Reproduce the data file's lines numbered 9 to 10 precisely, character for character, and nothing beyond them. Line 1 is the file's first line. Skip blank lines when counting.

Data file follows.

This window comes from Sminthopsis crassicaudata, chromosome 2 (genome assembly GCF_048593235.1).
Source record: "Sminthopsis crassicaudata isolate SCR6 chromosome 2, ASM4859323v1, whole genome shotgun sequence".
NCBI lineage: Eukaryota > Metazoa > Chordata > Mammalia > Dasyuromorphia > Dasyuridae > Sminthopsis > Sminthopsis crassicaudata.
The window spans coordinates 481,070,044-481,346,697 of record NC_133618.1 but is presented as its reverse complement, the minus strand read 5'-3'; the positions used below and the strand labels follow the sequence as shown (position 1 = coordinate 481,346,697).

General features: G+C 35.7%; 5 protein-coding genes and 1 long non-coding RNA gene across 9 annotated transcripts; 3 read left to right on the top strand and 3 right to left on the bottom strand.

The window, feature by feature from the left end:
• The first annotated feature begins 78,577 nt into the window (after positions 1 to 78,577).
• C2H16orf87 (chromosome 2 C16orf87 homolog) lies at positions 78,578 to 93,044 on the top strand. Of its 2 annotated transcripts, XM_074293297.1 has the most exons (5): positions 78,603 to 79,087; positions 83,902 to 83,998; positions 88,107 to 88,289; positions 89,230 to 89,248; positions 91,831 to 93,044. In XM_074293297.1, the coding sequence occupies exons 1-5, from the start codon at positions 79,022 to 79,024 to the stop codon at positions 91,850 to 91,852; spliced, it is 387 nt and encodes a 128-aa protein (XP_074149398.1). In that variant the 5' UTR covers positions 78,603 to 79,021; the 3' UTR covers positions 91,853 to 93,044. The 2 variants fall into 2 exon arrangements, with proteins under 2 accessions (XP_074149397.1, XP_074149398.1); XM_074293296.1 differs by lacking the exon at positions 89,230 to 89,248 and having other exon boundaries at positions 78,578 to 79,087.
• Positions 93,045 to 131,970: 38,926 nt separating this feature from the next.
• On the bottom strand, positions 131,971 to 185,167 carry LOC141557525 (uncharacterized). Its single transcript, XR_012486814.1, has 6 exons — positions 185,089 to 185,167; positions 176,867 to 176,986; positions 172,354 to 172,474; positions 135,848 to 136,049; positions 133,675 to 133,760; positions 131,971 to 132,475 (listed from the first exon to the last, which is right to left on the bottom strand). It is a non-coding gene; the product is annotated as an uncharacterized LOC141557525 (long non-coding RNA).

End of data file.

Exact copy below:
• Positions 93,045 to 131,970: 38,926 nt separating this feature from the next.
• On the bottom strand, positions 131,971 to 185,167 carry LOC141557525 (uncharacterized). Its single transcript, XR_012486814.1, has 6 exons — positions 185,089 to 185,167; positions 176,867 to 176,986; positions 172,354 to 172,474; positions 135,848 to 136,049; positions 133,675 to 133,760; positions 131,971 to 132,475 (listed from the first exon to the last, which is right to left on the bottom strand). It is a non-coding gene; the product is annotated as an uncharacterized LOC141557525 (long non-coding RNA).